W3C home > Mailing lists > Public > public-forms@w3.org > January 2008

Re: A rose by any other name...

From: Joern Turner <joern.turner@dreamlab.net>
Date: Fri, 25 Jan 2008 15:54:02 +0100
Message-ID: <4799F80A.3010208@dreamlab.net>
To: John Boyer <boyerj@ca.ibm.com>
CC: "Forms WG (new)" <public-forms@w3.org>

John and all,

i've been unhappy with name XForms for a long time for the reasons 
already mentioned in this thread of discussion. - it simply bears the 
wrong connotations.

So i would be happy to see a new name but as pointed out we can't drop 
XForms completely without loosing all the references of the past. This 
is not an option IMO.

But to clearly signal to the world that XForms from now on (at least) is 
to be considered much more than a simple language to describe a form an 
addition to the name would be nice (if possible somehow). We've seen 
examples of this often in the past e.g. Windows NT.

I've no concrete proposal for a name but we don't always need to think 
in descriptive shortcuts (the notorious 3 letter shortcuts) but may use 
free names as addon. More as in OSX Tiger/Panther or Windows Longhorn or 
whatever. I'll just like to point out that descriptive terms (if 
shortcut or not) that directly imply certain connotations can easily 
become a bumerang when the focus of the product changes or extends.

My +1 for a addon to the name.

Joern

John Boyer wrote:
> 
> In some ways it's too bad that the need for dynamic, interactive XML 
> applications arose first in the web forms space.
> 
> One reason is that we called it XForms, and it has always been a 
> challenge to get people excited about forms.  They have too many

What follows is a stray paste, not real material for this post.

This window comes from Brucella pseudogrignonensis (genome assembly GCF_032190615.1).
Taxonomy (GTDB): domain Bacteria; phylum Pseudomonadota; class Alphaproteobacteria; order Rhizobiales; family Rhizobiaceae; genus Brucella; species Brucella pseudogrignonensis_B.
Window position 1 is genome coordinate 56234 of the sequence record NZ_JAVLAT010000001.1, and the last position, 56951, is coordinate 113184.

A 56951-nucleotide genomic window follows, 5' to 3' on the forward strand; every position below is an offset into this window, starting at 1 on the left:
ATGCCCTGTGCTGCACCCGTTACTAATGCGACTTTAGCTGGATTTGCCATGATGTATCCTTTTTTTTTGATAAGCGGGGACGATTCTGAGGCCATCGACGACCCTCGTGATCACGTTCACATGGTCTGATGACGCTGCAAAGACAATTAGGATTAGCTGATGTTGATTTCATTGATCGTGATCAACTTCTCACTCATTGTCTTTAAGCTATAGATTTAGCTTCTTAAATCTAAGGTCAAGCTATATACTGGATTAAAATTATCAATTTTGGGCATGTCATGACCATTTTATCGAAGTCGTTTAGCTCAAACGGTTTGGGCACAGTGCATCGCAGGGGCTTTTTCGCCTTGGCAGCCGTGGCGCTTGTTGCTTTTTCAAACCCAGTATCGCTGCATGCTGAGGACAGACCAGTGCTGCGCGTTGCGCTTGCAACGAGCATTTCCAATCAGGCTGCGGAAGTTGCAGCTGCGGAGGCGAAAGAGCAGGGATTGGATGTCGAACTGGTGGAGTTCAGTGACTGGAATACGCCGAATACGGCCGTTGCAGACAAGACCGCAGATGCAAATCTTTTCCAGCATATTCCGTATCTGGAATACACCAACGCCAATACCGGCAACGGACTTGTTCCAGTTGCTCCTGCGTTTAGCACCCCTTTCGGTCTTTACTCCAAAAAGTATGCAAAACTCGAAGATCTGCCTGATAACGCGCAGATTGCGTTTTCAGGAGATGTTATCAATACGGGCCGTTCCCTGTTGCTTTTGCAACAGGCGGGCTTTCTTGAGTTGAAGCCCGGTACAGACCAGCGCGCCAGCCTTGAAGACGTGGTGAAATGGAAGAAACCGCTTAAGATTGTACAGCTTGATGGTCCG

> pre-conceived notions about the uses and limitations of forms technology 
> based on their prior experiences with older technologies for delivering 
> forms.  Whether purely instantiated with paper, or whether it's a print 
> and fill or even a fill and print system, or an old html form, the 
> dynamism of what we do today seems to me qualitatively different than 
> what is done with those other technologies.
> 
> It's a little like comparing a bicycle and a car on the basis that both 
> involve the use of wheels to get you from point A to point B.  Bit of a 
> stretch, don't you think?
> 
> Similarly, calling our dynamic interactive XML applications "XForms" 
> because forms collect data is also a bit of a stretch.  The word "form" 
> just doesn't evoke the full measure of business process enablement of 
> which so-called "XForms" are capable.  Whether you ascribe to the more 
> ephemeral view in which an XForm serves as the intelligent front-end 
> face of the business process, or whether you subscribe to the philosophy 
> of the intelligent document as the fundamental unit of information 
> interchange in a business process, the simple fact remains that calling 
> our information processing assets "forms" is about as informative as 
> trying to sell "plants" when you mean to sell roses.  The rose does 
> smell just as sweet no matter what you call it, but if you call it a 
> plant, you won't attract as many customers.
> 
> So, isn't it time for the name XForms (plant) to be changed to something 
> more reflective of what XForms is (a rose)?
> 
> John M. Boyer, Ph.D.
> Senior Technical Staff Member
> Lotus Forms Architect and Researcher
> Chair, W3C Forms Working Group
> Workplace, Portal and Collaboration Software
> IBM Victoria Software Lab
> E-Mail: boyerj@ca.ibm.com  
> 
> Blog: http://www.ibm.com/developerworks/blogs/page/JohnBoyer
> Blog RSS feed: 
> http://www.ibm.com/developerworks/blogs/rss/JohnBoyer?flavor=rssdw
> 
Received on Friday, 25 January 2008 14:53:56 UTC

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